Though Islam is declared as the majority religion in Syria minorities like Christians enjoyed considerable amount of freedom and are respected anywhere in the country. When Iraq invaded Kuwait in 1990, Syria joined the US-led coalition against Iraq. This led to improved relations with the US and other Arab states. Syria participated in the multilateral Southwest Asia Peace Conference in Madrid in October 1991, and further engaged in direct negotiations with Israel but without much progress.
When Hafez al-Assad died on 10 June 2000, after 30 years in power his second son, Bashar al-Assad was chosen as his successor. Though he initiated reforms in the country and wanted establish better democratic system, the fundamentalist Muslim Brotherhood was not satisfied. The events in Egypt and Bahrain gave new hopes to them and started violent opposition in Syria. America and the western countries provided support as Syria allies with Iran and Russia claiming that democracy has to be brought in Syria. Of course Syria is not a purely democratic state. But it is better in style than many of the other states in the region. US and the Western nations are not at all bothered about that, but supports the rulers of those countries. On the contrary helps the rebels to topple the government in Syria causing killing and exiling of hundreds of thousands of people. Christians are all the more persecuted.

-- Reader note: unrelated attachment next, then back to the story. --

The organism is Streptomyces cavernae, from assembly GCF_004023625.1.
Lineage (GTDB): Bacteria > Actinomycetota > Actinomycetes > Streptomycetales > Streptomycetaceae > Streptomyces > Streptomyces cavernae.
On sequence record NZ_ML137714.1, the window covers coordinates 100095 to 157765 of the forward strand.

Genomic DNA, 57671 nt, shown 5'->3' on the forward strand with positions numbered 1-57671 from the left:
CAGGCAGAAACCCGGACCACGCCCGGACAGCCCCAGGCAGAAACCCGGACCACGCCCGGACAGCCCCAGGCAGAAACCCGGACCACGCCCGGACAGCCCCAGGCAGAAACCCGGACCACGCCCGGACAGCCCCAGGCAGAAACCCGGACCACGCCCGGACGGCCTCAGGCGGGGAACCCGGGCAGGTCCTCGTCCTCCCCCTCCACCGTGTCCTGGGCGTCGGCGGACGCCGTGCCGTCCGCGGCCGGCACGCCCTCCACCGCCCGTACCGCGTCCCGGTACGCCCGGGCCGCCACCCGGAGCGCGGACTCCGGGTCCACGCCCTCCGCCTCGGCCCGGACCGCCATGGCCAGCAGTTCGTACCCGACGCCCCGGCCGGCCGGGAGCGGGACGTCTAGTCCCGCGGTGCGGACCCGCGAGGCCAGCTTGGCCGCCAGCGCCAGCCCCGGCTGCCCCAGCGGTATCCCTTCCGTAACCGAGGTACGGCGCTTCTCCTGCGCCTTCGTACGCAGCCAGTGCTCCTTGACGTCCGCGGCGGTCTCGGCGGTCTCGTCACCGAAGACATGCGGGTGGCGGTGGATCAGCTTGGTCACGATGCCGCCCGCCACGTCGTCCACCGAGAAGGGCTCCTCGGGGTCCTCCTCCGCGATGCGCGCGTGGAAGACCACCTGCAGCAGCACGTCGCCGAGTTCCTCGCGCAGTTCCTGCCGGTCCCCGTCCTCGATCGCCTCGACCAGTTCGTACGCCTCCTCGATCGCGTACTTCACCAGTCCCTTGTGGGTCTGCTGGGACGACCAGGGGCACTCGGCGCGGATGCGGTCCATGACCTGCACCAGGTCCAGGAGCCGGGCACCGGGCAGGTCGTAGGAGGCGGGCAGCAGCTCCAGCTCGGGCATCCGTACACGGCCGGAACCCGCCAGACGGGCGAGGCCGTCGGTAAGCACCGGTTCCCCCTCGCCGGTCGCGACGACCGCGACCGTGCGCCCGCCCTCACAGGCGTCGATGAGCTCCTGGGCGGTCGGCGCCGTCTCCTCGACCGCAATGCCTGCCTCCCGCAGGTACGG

I lived in Syria for about a year and traveled different parts of the country. I found the people peace loving hospitable and kind. Christians enjoyed a great deal of freedom. Aleppo, Homs, Kameshly, Damascus and Hasake are great Christian centers. They lived in harmony with fellow Muslims. They run schools and other charitable institutions for the better of the whole population without religious discrimination. Christians are generally pro government as it was easier for them to live peacefully under the Asad rule compared to other states in the region. They are afraid that if a political change occurs like that happened in Egypt, Christians will be the first casualties. This attitude of Christians probably made the fighters angry and that is one reason why they abducted two Christian bishops. The tragedy is that there is no united opposition. Using the situation local anti social elements also has taken things in to their hands. So now it is hard to bring any settlement to the issue including that of the abduction. The leader of the united opposition, George Sabra, is a Christian, but things are not completely under his control.
It is sad that such a great country and of an ancient culture with so much freedom to minorities is being mercilessly put to destruction and disintegration. Seeing what happened in Iraq and Egypt I am even more sad and disturbed.
(Courtesy of Historical date in part: Wikipedia).
Yuhanon Mor Meletius Metropolitan, Trisshur